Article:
, 16:367
Date: 15 Dec 2013

Advances in Alpha-1-Antitrypsin Deficiency Liver Disease

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Alpha-1-antitrypsin (a1AT) deficiency is a common, but under–diagnosed, genetic disease. In the classical form, patients are homozygous for the Z mutant of the a1AT gene (called ZZ or PIZZ), which occurs in 1 in 2,000–3,500 births. The mutant Z gene directs the synthesis of large quantities of the mutant Z protein in the liver, which folds abnormally during biogenesis and accumulates intracellularly, rather than being efficiently secreted. The accumulation mutant Z protein within hepatocytes causes liver injury, cirrhosis, and hepatocellular carcinoma via a cascade of chronic hepatocellular apoptosis, regeneration, and end organ injury. There is no specific treatment for a1AT-associated liver disease, other than standard supportive care and transplantation. There is high variability in the clinical manifestations among ZZ homozygous patients, suggesting a strong influence of genetic and environmental modifiers. New insights into the biological mechanisms of intracellular injury have led to new, rational therapeutic approaches.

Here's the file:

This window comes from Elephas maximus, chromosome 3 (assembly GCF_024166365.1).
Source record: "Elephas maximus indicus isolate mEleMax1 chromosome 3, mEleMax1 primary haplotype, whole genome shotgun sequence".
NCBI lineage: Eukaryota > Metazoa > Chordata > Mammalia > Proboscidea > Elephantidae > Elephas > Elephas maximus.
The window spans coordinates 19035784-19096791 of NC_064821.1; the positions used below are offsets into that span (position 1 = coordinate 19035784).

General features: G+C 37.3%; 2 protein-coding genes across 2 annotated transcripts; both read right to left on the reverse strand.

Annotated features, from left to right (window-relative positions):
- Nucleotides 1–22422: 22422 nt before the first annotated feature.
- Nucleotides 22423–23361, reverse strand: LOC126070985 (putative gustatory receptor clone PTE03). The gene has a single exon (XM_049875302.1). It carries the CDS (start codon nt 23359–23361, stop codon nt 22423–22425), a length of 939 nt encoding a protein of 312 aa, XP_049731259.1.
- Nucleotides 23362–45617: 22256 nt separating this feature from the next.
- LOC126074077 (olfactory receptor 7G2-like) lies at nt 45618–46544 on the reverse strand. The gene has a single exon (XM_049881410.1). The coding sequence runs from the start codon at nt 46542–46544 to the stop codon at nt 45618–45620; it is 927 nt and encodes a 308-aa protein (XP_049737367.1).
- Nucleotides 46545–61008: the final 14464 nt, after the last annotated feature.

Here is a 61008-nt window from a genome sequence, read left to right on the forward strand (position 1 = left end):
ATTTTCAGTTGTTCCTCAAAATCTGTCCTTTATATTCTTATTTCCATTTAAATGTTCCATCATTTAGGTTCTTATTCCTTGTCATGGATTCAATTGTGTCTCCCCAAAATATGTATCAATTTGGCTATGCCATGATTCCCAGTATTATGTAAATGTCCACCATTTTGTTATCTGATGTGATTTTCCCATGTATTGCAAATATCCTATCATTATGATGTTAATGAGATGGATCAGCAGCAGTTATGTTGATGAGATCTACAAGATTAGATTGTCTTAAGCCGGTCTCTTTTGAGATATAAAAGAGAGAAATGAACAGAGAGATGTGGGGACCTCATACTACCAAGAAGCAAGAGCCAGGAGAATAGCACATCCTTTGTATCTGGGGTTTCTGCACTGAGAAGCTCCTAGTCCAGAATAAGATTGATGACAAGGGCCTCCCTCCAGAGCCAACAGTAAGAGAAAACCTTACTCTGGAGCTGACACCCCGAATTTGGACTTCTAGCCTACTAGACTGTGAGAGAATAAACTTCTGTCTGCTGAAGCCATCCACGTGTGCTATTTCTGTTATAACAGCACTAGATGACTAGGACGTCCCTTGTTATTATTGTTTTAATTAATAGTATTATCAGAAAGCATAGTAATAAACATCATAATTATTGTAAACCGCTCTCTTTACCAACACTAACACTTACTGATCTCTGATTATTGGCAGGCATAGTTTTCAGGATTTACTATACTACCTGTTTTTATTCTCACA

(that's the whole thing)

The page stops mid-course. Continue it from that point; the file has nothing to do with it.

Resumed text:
This article is part of the Topical Collection on Liver